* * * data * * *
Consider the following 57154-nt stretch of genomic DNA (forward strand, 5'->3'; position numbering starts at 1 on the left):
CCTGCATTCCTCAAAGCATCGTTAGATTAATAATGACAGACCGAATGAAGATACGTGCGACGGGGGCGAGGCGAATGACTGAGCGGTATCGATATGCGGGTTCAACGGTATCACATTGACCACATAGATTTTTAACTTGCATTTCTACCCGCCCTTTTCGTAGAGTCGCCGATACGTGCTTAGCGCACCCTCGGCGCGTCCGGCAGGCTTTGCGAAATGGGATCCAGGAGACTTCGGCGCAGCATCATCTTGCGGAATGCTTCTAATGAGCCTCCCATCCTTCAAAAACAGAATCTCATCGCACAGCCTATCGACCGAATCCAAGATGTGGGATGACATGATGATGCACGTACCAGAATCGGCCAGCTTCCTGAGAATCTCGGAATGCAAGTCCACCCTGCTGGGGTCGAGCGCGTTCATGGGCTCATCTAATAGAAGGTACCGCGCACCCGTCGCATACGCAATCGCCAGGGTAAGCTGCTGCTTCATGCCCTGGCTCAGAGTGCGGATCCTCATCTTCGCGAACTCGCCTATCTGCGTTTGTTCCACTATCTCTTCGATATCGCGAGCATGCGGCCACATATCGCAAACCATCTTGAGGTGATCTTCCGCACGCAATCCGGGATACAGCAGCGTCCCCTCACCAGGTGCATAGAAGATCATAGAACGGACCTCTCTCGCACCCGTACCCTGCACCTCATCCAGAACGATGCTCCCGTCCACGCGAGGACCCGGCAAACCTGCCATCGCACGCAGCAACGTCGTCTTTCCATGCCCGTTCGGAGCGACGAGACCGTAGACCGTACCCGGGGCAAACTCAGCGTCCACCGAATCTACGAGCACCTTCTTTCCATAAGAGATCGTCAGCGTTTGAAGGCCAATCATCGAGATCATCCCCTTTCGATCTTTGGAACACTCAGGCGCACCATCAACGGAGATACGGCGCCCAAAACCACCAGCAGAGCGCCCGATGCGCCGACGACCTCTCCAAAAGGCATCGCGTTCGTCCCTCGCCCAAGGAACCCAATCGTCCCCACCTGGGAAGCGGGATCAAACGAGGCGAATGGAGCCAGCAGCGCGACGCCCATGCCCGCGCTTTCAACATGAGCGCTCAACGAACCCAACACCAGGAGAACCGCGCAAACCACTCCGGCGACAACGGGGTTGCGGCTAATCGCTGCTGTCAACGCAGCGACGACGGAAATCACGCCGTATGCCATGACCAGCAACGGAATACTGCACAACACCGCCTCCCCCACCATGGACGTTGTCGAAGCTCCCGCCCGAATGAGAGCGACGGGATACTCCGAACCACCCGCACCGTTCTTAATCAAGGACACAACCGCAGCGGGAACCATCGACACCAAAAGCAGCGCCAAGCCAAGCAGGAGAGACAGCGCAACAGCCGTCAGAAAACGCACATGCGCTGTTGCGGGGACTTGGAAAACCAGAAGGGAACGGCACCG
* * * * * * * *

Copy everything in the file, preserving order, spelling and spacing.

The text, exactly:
Consider the following 57154-nt stretch of genomic DNA (forward strand, 5'->3'; position numbering starts at 1 on the left):
CCTGCATTCCTCAAAGCATCGTTAGATTAATAATGACAGACCGAATGAAGATACGTGCGACGGGGGCGAGGCGAATGACTGAGCGGTATCGATATGCGGGTTCAACGGTATCACATTGACCACATAGATTTTTAACTTGCATTTCTACCCGCCCTTTTCGTAGAGTCGCCGATACGTGCTTAGCGCACCCTCGGCGCGTCCGGCAGGCTTTGCGAAATGGGATCCAGGAGACTTCGGCGCAGCATCATCTTGCGGAATGCTTCTAATGAGCCTCCCATCCTTCAAAAACAGAATCTCATCGCACAGCCTATCGACCGAATCCAAGATGTGGGATGACATGATGATGCACGTACCAGAATCGGCCAGCTTCCTGAGAATCTCGGAATGCAAGTCCACCCTGCTGGGGTCGAGCGCGTTCATGGGCTCATCTAATAGAAGGTACCGCGCACCCGTCGCATACGCAATCGCCAGGGTAAGCTGCTGCTTCATGCCCTGGCTCAGAGTGCGGATCCTCATCTTCGCGAACTCGCCTATCTGCGTTTGTTCCACTATCTCTTCGATATCGCGAGCATGCGGCCACATATCGCAAACCATCTTGAGGTGATCTTCCGCACGCAATCCGGGATACAGCAGCGTCCCCTCACCAGGTGCATAGAAGATCATAGAACGGACCTCTCTCGCACCCGTACCCTGCACCTCATCCAGAACGATGCTCCCGTCCACGCGAGGACCCGGCAAACCTGCCATCGCACGCAGCAACGTCGTCTTTCCATGCCCGTTCGGAGCGACGAGACCGTAGACCGTACCCGGGGCAAACTCAGCGTCCACCGAATCTACGAGCACCTTCTTTCCATAAGAGATCGTCAGCGTTTGAAGGCCAATCATCGAGATCATCCCCTTTCGATCTTTGGAACACTCAGGCGCACCATCAACGGAGATACGGCGCCCAAAACCACCAGCAGAGCGCCCGATGCGCCGACGACCTCTCCAAAAGGCATCGCGTTCGTCCCTCGCCCAAGGAACCCAATCGTCCCCACCTGGGAAGCGGGATCAAACGAGGCGAATGGAGCCAGCAGCGCGACGCCCATGCCCGCGCTTTCAACATGAGCGCTCAACGAACCCAACACCAGGAGAACCGCGCAAACCACTCCGGCGACAACGGGGTTGCGGCTAATCGCTGCTGTCAACGCAGCGACGACGGAAATCACGCCGTATGCCATGACCAGCAACGGAATACTGCACAACACCGCCTCCCCCACCATGGACGTTGTCGAAGCTCCCGCCCGAATGAGAGCGACGGGATACTCCGAACCACCCGCACCGTTCTTAATCAAGGACACAACCGCAGCGGGAACCATCGACACCAAAAGCAGCGCCAAGCCAAGCAGGAGAGACAGCGCAACAGCCGTCAGAAAACGCACATGCGCTGTTGCGGGGACTTGGAAAACCAGAAGGGAACGGCACCG